Tag Archives: shopping

I Didn’t Want to Leave the Bookstore

Today, while my wife was writing an English assessment test, I walked around downtown Edmonton for a while, and I found myself in a Coles bookstore. I made my way to the science fiction and fantasy section, as I always do in a bookstore. I didn’t want to leave.

It’s been so long since I’ve been able to look around in a bookstore in Canada. What I found was a huge selection of books larger than I have seen in a very long time. There were so many books! The feeling I felt was indescribable. I wanted to look at each individual book, but my time was short. I felt a sense of calm and a very strong desire to read.

How do you feel when you’re in a bookstore? Which section attracts you?

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Getting Used to Canada Again

The big skies of Alberta are so different than the building-restricted skies of Japan. The clouds are different. But I know the clouds can be incredible in summer.

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That’s just one difference I can easily get used to. But what about everything else?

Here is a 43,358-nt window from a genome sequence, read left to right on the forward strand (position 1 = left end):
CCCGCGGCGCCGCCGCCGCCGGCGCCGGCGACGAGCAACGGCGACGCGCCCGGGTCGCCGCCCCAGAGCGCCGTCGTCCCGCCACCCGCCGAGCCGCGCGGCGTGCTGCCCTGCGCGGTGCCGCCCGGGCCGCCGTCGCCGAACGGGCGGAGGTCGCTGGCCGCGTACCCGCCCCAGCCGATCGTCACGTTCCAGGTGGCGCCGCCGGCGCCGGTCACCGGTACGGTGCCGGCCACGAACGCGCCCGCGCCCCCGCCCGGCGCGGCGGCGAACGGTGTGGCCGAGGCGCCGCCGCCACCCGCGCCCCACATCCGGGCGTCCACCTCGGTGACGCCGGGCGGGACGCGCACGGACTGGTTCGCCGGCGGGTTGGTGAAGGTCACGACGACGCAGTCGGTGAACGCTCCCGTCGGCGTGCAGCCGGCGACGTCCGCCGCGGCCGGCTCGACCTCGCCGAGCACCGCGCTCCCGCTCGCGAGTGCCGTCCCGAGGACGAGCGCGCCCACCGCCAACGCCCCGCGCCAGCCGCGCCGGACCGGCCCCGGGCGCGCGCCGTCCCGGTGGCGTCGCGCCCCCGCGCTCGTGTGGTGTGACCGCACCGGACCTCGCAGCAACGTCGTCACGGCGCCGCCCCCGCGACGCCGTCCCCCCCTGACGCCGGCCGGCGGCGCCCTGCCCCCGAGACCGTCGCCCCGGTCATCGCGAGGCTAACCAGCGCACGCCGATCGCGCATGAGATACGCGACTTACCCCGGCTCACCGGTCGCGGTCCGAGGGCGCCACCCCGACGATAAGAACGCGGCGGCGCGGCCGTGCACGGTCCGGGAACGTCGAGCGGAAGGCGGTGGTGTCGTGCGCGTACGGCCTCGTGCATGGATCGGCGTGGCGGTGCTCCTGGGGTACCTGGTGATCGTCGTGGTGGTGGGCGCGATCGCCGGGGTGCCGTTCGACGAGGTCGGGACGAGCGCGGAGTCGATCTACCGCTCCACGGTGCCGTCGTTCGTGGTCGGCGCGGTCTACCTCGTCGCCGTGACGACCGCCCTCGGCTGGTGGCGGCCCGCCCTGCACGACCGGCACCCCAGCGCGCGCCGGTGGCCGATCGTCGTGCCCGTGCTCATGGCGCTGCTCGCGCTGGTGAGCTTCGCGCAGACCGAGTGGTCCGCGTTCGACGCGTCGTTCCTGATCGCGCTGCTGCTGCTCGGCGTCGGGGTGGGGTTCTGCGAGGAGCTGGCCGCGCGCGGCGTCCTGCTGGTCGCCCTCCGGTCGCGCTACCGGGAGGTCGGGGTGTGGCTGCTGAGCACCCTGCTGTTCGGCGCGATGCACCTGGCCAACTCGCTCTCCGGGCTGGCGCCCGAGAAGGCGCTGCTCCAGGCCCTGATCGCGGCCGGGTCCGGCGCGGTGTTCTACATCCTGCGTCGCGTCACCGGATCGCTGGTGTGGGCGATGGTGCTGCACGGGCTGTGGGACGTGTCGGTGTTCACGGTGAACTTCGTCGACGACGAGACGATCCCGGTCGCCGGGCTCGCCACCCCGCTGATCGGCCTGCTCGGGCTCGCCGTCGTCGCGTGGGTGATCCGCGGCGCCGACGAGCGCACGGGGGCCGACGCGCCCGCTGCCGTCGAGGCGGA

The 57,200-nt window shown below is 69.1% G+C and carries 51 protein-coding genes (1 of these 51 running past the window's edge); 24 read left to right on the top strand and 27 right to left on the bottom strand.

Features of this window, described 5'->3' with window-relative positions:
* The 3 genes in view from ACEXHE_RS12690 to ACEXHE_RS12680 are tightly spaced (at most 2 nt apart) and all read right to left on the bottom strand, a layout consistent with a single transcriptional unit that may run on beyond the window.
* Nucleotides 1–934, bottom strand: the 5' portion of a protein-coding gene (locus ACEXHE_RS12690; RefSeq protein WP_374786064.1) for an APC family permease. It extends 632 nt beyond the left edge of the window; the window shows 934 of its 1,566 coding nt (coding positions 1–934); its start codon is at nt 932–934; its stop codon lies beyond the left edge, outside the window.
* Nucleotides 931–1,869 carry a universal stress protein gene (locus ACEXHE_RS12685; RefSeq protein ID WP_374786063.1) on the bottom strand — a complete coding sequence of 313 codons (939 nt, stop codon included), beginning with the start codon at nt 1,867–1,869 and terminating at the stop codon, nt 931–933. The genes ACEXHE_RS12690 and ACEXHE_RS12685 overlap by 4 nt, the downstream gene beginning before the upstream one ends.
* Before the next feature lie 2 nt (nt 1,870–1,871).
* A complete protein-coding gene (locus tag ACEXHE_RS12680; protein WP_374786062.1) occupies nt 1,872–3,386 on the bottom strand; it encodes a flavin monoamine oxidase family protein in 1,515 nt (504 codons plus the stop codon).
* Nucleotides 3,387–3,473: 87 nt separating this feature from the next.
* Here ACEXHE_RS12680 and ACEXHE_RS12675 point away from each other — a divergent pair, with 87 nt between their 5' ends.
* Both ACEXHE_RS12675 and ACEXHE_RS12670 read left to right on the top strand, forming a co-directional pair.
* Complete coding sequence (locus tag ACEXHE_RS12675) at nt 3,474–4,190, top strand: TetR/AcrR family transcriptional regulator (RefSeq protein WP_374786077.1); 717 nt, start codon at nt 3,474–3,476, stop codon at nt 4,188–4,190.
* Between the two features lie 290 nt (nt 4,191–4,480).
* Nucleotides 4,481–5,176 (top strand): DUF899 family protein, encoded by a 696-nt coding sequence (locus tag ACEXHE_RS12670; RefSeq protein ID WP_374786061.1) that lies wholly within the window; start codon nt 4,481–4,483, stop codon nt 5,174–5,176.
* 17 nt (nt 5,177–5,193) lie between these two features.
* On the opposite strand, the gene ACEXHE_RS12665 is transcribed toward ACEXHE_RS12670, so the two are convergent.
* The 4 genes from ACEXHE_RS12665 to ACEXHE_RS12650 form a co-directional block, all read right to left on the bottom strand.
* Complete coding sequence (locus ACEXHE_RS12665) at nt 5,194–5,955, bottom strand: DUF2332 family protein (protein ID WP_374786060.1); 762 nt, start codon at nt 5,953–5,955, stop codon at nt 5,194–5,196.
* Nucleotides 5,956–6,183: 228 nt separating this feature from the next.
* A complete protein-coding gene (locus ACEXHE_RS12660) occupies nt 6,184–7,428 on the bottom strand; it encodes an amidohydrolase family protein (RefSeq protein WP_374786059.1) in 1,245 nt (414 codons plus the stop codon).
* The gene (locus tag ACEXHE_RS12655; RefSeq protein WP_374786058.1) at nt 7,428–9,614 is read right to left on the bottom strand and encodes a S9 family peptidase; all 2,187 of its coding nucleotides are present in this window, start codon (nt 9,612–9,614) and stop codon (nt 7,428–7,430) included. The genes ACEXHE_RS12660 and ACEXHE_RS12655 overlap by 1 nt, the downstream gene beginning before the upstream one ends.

So far, supermarkets are no problem. I haven’t used Tap yet, as my bank card doesn’t appear to be activated yet. I have to get that done tomorrow. But the content of supermarkets and Costco are much the same as what I remember with a few differences. A lot more flavours of potato chips, for one thing. Also, we are living in Mill Woods, which has a large Indian population, so lots of Indian foods in the supermarkets.

Getting registered for health insurance was interesting, but turned out to be no problem.

Early closing times on weekends are difficult to get used to. In Japan, everything is open as late as weekdays. Here, everything closes around 5 pm. Very annoying.

The weather hasn’t really been any different than in Japan. It’s been kind of warm. But the sunset is much, much later. Sunrise is a bit later, though.

I thought I’d hear a lot more English than I do now. Actually, this neighbourhood has a lot of Punjabi.